fl ung villages, marching in with a spring in their step while loaded with personal baggage, cooking utensils and food. The children are quickly in joyful play with newfound friends. Women exchange greetings and their knowledge of motherhood and men slink off to the shade of palm trees to sit and engage in intense conversation. Murray and mates have traveled 800km in advance by 4WD vehicle in order to get literature on-site and to assist in fi nal preparations for arriving delegates.

The next morning at least 1,500 people proceeded to the airstrip to welcome the rest of the team coming in by MAF plane. As the plane appears on the horizon the dancing and singing intensifi ed. The plane did a sweeping circle and made a gentle landing coming to a halt before the massive crowd. As the delegation disembarked handshakes and joyful greetings ensued. Then, in joyful fashion, the new arrivers walk in procession towards the camp site. Singing and dancing for the three kilometres produces clouds of dust. In traditional fashion the team were brought to the location of the conference where prayers of thanks were given for their safe arrival.

The teaching sessions began that afternoon with some wonderful choir items of greeting and praise. Murray was privileged to give the fi rst address which immediately set the tone for the next four days with a large number of people responding to the message by coming forward in repentance, seeking salvation and others asking to be baptised. It is striking how as each choir sang, their songs were messages in themselves. Over the four days twelve teaching sessions were given all of which were translated from French or English into Swahili. Amazingly local radio and television also covered much of the conference which went to air each evening.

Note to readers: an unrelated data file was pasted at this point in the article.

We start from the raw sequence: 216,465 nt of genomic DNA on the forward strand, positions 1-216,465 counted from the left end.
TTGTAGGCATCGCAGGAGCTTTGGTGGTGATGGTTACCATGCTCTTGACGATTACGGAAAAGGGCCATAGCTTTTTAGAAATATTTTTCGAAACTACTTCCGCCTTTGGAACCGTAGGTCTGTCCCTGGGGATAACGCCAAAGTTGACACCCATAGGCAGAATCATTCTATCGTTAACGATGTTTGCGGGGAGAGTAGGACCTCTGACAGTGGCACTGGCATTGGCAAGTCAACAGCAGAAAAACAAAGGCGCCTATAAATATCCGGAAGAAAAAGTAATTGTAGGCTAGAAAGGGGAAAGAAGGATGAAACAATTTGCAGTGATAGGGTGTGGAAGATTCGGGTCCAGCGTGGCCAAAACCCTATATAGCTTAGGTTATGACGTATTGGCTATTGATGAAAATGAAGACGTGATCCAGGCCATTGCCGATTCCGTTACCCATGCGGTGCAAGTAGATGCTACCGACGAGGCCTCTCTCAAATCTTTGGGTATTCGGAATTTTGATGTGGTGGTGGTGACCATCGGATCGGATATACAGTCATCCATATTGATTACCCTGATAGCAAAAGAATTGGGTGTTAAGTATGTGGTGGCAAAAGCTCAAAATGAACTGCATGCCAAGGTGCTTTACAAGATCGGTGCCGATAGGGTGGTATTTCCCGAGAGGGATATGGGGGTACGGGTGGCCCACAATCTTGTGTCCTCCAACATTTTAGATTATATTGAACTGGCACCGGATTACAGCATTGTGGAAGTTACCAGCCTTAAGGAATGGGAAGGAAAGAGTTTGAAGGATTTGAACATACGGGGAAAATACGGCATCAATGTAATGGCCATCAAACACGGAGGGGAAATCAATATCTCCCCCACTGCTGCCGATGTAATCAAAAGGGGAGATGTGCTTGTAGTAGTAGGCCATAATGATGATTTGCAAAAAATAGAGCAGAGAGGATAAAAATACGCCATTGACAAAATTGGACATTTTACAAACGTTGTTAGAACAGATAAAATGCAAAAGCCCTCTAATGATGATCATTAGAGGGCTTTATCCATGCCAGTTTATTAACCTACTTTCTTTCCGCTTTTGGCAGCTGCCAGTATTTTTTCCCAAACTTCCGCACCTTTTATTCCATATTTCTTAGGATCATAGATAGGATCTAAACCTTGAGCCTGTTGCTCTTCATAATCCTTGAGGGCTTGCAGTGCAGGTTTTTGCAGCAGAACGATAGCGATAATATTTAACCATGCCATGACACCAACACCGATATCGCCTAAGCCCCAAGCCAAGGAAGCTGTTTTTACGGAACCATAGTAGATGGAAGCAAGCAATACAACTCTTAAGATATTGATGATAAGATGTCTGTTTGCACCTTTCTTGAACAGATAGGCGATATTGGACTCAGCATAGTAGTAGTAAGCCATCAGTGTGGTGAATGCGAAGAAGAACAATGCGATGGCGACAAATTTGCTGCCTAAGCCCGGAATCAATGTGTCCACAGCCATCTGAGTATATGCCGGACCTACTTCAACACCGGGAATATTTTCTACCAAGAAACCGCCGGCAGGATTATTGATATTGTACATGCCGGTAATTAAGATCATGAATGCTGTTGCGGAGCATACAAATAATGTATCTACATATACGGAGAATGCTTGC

On two of the evenings Murray, Mubanga and Andre showed evangelistic fi lms in the open air. The crowds at these events were even bigger with many people coming from the village as well as the conference delegates. Following the fi lm one of our Bible teachers gave an invitation for response and the response was quite dramatic. It was encouraging to see many turning up the next morning for counselling.

Between sessions pastors, evangelists and elders conferred over plans for the future and ways of taking the teaching back to the wider community.

The fi nal day being Sunday, hundreds of people run several kilometres down to the river early in the morning to witness the baptism of 269 people. These were baptised in groups of seven by seven elders who stood in the water for about two hours while all the baptisms were done. They were visibly shivering by the end.

The closing event of the conference was communion. Although a logistical challenge with thousands of people participating, one couldn't help but feel the joy of seeing believers passing bread and juice one to the other, remembering the core issues of faith, and enjoying each other as brothers and sisters.

The greatest gift that the church in Congo has, is its people. Multi-gifted, full of faith, taking the gospel to the world.

How did this all happen? Engaging the gifts and releasing the gifted!

A strong leader or mission has the ability to enjoy the gifts of fellow believers or workers'! This I believe is a key element in the team approach in growing the church.

Murray and Joy